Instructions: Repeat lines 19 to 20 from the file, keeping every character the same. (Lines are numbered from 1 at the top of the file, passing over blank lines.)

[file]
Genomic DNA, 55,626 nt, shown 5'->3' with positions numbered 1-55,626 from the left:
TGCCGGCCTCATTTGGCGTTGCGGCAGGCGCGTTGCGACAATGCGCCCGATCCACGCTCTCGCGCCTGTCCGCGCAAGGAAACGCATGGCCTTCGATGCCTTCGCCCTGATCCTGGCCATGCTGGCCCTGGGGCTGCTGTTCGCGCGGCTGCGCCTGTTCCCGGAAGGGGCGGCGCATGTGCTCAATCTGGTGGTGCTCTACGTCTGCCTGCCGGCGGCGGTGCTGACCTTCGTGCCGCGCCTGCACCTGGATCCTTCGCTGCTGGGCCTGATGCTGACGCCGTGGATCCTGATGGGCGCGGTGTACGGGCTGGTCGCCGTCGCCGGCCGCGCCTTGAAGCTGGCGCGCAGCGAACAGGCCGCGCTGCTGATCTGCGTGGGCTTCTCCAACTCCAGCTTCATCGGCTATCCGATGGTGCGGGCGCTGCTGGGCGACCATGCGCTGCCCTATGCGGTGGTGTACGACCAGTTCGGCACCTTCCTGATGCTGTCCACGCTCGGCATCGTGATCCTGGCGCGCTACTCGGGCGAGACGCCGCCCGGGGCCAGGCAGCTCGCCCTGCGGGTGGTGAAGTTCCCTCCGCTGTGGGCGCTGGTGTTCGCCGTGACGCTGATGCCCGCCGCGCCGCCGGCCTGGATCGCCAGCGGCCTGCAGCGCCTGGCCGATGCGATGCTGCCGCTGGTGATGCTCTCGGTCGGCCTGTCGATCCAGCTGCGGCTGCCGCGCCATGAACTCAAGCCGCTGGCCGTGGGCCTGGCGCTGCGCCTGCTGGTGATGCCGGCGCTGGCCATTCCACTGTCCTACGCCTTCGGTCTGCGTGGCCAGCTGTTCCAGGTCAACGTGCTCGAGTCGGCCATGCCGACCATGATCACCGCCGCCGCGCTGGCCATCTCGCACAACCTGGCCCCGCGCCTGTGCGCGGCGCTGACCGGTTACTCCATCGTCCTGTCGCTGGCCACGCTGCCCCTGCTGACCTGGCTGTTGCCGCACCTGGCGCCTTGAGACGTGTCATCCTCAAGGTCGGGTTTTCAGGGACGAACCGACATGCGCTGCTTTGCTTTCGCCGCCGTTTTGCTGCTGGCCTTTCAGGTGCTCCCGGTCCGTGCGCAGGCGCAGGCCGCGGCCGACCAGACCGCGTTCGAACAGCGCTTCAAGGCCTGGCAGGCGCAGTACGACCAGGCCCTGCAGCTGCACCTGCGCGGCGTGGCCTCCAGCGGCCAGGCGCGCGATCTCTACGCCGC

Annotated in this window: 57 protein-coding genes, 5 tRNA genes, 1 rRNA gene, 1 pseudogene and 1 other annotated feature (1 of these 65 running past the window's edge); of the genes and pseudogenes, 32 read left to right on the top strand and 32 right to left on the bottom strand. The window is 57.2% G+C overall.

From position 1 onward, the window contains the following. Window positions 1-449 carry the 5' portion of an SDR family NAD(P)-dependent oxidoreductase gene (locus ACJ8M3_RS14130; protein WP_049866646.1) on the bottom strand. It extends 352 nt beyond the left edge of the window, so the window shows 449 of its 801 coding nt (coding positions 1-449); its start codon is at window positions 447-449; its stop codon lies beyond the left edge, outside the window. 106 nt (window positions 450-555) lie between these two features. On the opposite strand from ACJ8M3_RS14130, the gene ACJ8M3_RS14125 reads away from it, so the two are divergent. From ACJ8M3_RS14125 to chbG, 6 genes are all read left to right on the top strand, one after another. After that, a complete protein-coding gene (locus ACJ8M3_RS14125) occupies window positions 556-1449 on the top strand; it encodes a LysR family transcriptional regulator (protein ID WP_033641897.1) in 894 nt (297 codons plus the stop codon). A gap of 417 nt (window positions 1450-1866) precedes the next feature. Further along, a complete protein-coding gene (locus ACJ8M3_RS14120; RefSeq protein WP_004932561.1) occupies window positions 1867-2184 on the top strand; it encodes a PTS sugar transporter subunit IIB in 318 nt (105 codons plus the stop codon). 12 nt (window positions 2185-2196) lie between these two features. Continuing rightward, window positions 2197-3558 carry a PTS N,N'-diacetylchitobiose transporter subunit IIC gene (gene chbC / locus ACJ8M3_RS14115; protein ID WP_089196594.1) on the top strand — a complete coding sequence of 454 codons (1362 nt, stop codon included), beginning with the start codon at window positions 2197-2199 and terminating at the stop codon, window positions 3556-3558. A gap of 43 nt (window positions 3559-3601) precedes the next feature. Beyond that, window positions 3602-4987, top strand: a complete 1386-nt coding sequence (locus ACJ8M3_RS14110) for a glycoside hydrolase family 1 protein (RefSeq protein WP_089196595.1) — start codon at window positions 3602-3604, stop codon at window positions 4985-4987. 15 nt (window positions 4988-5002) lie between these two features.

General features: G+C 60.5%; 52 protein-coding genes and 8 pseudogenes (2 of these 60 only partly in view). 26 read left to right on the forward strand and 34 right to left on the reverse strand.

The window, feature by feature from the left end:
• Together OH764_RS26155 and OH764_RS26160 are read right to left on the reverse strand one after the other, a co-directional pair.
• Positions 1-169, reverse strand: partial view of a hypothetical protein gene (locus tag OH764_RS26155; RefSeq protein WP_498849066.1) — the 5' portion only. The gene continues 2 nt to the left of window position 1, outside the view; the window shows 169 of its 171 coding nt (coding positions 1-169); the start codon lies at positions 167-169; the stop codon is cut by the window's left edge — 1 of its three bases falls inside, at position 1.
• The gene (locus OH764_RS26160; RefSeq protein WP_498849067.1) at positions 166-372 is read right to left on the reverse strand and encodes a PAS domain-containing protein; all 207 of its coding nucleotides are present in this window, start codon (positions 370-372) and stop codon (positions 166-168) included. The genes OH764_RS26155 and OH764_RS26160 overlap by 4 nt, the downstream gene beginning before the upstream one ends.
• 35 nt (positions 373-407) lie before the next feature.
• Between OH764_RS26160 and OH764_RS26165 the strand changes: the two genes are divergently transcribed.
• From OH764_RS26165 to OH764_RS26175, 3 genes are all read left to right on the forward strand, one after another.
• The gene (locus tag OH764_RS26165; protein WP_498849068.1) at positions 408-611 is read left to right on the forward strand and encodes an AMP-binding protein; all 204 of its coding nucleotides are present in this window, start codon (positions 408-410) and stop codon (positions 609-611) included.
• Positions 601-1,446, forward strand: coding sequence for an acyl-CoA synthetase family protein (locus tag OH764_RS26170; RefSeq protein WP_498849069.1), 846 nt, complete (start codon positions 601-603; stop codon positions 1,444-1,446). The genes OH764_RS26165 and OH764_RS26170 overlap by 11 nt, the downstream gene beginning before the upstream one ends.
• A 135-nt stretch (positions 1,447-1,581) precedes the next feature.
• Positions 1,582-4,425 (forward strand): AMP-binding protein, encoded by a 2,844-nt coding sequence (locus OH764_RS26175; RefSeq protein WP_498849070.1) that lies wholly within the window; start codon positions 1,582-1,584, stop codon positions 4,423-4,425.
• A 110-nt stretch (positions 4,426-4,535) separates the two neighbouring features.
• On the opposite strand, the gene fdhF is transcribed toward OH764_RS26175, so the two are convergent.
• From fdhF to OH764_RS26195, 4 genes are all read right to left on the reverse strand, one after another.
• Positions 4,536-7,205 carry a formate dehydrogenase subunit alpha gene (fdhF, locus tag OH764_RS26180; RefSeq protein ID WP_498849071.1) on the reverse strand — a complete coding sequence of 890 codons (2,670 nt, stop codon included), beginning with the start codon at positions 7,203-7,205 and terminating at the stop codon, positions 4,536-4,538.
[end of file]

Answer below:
• From fdhF to OH764_RS26195, 4 genes are all read right to left on the reverse strand, one after another.
• Positions 4,536-7,205 carry a formate dehydrogenase subunit alpha gene (fdhF, locus tag OH764_RS26180; RefSeq protein ID WP_498849071.1) on the reverse strand — a complete coding sequence of 890 codons (2,670 nt, stop codon included), beginning with the start codon at positions 7,203-7,205 and terminating at the stop codon, positions 4,536-4,538.